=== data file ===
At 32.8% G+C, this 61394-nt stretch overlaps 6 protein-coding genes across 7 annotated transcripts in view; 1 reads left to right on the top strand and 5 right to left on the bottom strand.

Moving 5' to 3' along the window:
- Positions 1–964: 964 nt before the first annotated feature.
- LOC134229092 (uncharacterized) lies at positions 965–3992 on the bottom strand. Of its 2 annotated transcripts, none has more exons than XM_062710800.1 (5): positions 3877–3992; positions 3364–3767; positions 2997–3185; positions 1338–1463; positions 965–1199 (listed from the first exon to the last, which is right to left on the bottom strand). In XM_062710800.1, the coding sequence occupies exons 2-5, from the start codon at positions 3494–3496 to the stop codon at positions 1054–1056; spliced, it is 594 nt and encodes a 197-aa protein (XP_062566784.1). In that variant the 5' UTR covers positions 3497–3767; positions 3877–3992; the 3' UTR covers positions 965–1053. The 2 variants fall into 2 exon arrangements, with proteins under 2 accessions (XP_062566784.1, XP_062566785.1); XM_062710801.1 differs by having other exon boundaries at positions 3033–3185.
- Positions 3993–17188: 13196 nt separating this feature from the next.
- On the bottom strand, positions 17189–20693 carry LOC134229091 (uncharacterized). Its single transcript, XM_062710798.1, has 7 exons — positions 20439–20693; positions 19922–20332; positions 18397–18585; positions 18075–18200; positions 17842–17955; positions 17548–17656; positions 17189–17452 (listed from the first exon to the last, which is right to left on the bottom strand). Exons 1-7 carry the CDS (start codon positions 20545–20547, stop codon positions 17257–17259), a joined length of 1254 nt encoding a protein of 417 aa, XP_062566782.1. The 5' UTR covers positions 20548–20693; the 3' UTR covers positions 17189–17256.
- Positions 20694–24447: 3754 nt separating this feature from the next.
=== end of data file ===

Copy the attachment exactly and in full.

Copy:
At 32.8% G+C, this 61394-nt stretch overlaps 6 protein-coding genes across 7 annotated transcripts in view; 1 reads left to right on the top strand and 5 right to left on the bottom strand.

Moving 5' to 3' along the window:
- Positions 1–964: 964 nt before the first annotated feature.
- LOC134229092 (uncharacterized) lies at positions 965–3992 on the bottom strand. Of its 2 annotated transcripts, none has more exons than XM_062710800.1 (5): positions 3877–3992; positions 3364–3767; positions 2997–3185; positions 1338–1463; positions 965–1199 (listed from the first exon to the last, which is right to left on the bottom strand). In XM_062710800.1, the coding sequence occupies exons 2-5, from the start codon at positions 3494–3496 to the stop codon at positions 1054–1056; spliced, it is 594 nt and encodes a 197-aa protein (XP_062566784.1). In that variant the 5' UTR covers positions 3497–3767; positions 3877–3992; the 3' UTR covers positions 965–1053. The 2 variants fall into 2 exon arrangements, with proteins under 2 accessions (XP_062566784.1, XP_062566785.1); XM_062710801.1 differs by having other exon boundaries at positions 3033–3185.
- Positions 3993–17188: 13196 nt separating this feature from the next.
- On the bottom strand, positions 17189–20693 carry LOC134229091 (uncharacterized). Its single transcript, XM_062710798.1, has 7 exons — positions 20439–20693; positions 19922–20332; positions 18397–18585; positions 18075–18200; positions 17842–17955; positions 17548–17656; positions 17189–17452 (listed from the first exon to the last, which is right to left on the bottom strand). Exons 1-7 carry the CDS (start codon positions 20545–20547, stop codon positions 17257–17259), a joined length of 1254 nt encoding a protein of 417 aa, XP_062566782.1. The 5' UTR covers positions 20548–20693; the 3' UTR covers positions 17189–17256.
- Positions 20694–24447: 3754 nt separating this feature from the next.